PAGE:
2500-800 BC


43–410 AD

The use and popularity of Whitby Jet continued into the Roman era. Eboracum (now known as York) was a city of great importance and many Roman dignitaries were stationed there. The artefacts in Roman coffins found in York reveal a wealth of Whitby Jet jewellery. There was a greater variety of jewellery found than in the Bronze Age. Alongside the usual beads there were also earrings, armlets, bangles, rings and hairpins. During the excavation of the old railway station in York the remains of a Jet workshop was found. This showed tools such a lathe, broken Whitby Jet jewellery pieces and other signs of active manufacturing. Jet artefacts dating from this time can be seen at the Yorkshire museum in York. 

793-1066 AD


In the 9th Century AD we see and influx of Viking people to Britain. It was at this time that the Vikings invaded York renaming it Jorvik and making it one of their major trading centres. The Vikings shared the Romans love for Whitby Jet and in the extensive excavations of Viking Jorvik many Viking Jet artefacts were discovered. The Viking’s extensive trading of goods also led to Whitby Jet artefacts being found in Norway, Sweden, Finland and Denmark. The artefacts of this time are varied including pendants and amulets, beaded necklaces, rings and non jewellery items such as playing counters and dice. Skilled inlay work was also a popular style - calcium carbonate, tin and yellow orpiment were used for this. One of the most striking artefacts discovered was a cross shaped jet pendant inlayed with four separate concentric circles of yellow orpiment. 


500-1500 AD

Through the Medieval period the type of Whitby Jet artefacts we see changes. This was a period of time punctuated by long stretches of intense and often conflicting religious activity. Whitby and it's famous Abbey were a religious centre and this is reflected in the use of Jet. Whitby Jet was mainly used in ecclesiastical designs and a great quantity of crosses were produced both as jewellery and ornaments, many rings were also made. A 14th century cross was discovered pinned to a 'witching' post in a cottage in Egton. These posts were used to attach items that would protect the household from the effects of evil. A similar cross is to be found in Scarborough museum. Items such as these represent the mysterious and magical properties attributed to Whitby Jet in combination with the importance of religious and Christian symbolism in Whitby at the time.

The first 19th century jet workshop was established in 1808 on Haggersgate, Whitby. This endeavour was initiated by a retired Naval officer, Captain Tremlett, who had an interest in turning Whitby Jet beads as he had seen being done with amber in the Baltic. He engaged the services of a lathe worker Mathew Hill who had never worked with jet before and two other men Robert Jefferson and John Carter. Jefferson and Carter had previous experience of working with jet using files and homemade tools to carve crosses and beads. Their workshop was successful and soon the trade began to grow. In 1851 50 workshops were known of, this would rise to 200 at the height of the jet industry in the 1870's. The rapid increase in trade was fed by the developing railway bringing tourists and holiday makers into the town and allowing jet jewellery produced in Whitby to be exported around the country. Everything from long strings of glittering beads, large ornately carved earrings, cameo brooches, gothic crosses, buttons, rings, large neckpieces and beading work was produced from Whitby Jet. The Great Exhibition in 1851 introduced Whitby jet to the world. The fine craftsmanship and the beauty of the jewellery on display attracted many influential people to begin wearing it, most notably the Empress of France and Queen Victoria. Whitby Jet was a favourite of Queen Victoria and after the death of Prince Albert in 1861 she and (by extension) the whole country entered into a deep period of mourning. During her mourning period Victoria wore exclusively Whitby Jet jewellery which facilitated the trend for Whitby jet to be worn in mourning and established the 'mourning fashion' trend. The decline of the trade began due to the use of imported poor quality Spanish jet which cracked and dulled easily. Fakes and jet 'simulants' such as french jet (black glass), vulcanite, cannel coal, etc. also contributed to this developing bad reputation. Following the death of Queen Victoria and the first world war the association with anything morbid was discarded and Whitby jet fell out of fashion. 1400 men had been working in the jet industry this fell to only 40 by the 1920's and 3 by 1945. The skill and craft of Whitby Jet carving was gradually lost and all of the modern day Jet carvers like ourselves have been self taught.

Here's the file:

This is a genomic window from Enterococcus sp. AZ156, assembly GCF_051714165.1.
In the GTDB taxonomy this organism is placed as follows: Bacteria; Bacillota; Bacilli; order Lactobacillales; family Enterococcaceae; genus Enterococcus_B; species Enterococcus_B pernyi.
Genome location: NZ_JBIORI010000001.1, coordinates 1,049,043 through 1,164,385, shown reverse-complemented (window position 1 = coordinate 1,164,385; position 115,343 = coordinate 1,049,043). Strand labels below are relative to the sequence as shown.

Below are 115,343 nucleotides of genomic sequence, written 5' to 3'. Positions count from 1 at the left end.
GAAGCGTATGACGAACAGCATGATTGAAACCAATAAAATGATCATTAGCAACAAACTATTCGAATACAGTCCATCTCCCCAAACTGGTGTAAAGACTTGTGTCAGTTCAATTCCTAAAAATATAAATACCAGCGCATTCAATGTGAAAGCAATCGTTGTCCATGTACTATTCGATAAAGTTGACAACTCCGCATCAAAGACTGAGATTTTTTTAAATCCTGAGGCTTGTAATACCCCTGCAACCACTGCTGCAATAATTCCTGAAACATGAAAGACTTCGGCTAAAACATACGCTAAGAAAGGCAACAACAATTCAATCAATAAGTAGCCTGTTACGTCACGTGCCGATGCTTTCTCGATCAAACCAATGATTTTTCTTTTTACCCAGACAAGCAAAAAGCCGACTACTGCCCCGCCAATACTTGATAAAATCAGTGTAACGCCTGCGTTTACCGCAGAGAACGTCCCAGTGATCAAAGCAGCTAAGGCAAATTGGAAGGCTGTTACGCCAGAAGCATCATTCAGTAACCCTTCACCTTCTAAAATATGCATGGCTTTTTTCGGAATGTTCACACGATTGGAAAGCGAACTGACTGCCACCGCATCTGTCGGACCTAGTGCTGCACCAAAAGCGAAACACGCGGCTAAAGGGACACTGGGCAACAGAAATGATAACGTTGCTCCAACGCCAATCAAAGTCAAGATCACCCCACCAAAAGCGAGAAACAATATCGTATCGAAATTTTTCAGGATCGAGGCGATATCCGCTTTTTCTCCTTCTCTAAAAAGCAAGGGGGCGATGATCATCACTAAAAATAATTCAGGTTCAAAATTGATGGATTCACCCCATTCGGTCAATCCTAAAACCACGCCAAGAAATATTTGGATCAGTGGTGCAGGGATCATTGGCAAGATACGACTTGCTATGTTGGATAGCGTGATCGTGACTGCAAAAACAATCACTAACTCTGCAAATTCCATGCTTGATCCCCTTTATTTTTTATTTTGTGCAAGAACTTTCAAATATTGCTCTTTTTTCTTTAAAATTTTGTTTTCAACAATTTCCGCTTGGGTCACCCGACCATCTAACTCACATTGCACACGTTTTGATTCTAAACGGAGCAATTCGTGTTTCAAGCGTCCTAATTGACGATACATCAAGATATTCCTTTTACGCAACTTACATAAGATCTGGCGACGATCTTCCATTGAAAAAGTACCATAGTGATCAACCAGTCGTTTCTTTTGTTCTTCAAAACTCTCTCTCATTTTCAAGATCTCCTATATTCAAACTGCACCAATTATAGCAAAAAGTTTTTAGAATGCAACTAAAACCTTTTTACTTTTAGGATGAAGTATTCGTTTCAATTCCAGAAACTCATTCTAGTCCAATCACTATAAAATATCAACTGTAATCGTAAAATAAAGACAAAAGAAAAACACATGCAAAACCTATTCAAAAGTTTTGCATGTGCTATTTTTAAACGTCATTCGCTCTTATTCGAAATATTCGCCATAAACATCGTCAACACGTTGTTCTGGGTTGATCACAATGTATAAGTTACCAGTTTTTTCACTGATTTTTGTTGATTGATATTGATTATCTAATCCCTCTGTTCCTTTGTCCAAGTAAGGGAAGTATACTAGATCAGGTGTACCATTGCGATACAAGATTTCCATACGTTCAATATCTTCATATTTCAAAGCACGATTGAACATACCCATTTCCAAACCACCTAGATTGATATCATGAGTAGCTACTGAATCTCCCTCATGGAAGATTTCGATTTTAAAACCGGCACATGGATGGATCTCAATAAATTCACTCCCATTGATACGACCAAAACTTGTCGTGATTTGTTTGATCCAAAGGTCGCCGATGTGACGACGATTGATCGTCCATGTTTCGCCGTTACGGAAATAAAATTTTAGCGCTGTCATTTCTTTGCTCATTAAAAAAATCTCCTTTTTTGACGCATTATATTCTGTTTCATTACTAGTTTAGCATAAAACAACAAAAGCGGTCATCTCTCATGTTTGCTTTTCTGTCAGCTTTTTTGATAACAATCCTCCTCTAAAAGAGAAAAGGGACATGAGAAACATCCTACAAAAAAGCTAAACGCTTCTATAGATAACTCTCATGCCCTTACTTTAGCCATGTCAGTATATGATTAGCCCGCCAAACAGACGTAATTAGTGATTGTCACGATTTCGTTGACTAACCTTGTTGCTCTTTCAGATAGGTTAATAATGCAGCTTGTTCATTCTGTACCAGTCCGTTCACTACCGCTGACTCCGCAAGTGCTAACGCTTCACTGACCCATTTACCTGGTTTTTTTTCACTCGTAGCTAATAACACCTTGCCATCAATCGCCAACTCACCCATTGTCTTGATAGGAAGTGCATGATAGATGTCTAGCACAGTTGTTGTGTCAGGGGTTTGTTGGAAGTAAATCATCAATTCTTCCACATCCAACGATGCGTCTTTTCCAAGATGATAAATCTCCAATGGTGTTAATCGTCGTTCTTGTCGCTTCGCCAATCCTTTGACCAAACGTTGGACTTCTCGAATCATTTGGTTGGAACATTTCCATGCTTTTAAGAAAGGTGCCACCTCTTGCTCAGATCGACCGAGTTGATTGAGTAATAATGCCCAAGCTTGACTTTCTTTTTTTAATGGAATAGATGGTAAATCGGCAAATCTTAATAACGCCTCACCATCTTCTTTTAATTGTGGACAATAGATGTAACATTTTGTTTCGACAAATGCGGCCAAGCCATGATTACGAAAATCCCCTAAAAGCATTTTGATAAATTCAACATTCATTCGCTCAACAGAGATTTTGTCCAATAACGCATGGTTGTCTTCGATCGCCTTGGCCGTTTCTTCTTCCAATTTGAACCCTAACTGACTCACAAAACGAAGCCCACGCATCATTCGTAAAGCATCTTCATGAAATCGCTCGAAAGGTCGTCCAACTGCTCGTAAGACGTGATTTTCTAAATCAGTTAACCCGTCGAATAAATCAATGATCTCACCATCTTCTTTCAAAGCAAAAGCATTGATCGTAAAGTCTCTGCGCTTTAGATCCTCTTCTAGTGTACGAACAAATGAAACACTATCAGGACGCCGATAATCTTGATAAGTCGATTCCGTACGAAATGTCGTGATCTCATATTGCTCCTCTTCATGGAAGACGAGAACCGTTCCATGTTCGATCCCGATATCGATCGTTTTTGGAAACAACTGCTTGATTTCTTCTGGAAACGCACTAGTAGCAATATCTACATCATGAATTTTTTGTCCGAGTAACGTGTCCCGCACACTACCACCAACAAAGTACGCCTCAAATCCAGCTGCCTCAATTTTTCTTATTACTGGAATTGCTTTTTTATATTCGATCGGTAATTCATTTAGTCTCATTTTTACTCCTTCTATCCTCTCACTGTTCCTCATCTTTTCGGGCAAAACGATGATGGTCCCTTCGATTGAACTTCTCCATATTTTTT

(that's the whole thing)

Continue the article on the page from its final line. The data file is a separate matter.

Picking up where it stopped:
To learn about the Victorian craft visit our page about the last remaining Victorian Jet workshop. 



1837–1901 AD

You can still find genuine Whitby jet jewellery being made in Whitby today, we are proud to say that at Heritage Jet we are keeping this tradition alive! All our jewellery is made from genuine Whitby jet which is collected from the coastline after natural erosion has occurred. We hand carve every piece of our jewellery in our modern workshop which nestles in the heart of old town Whitby, on Church Street.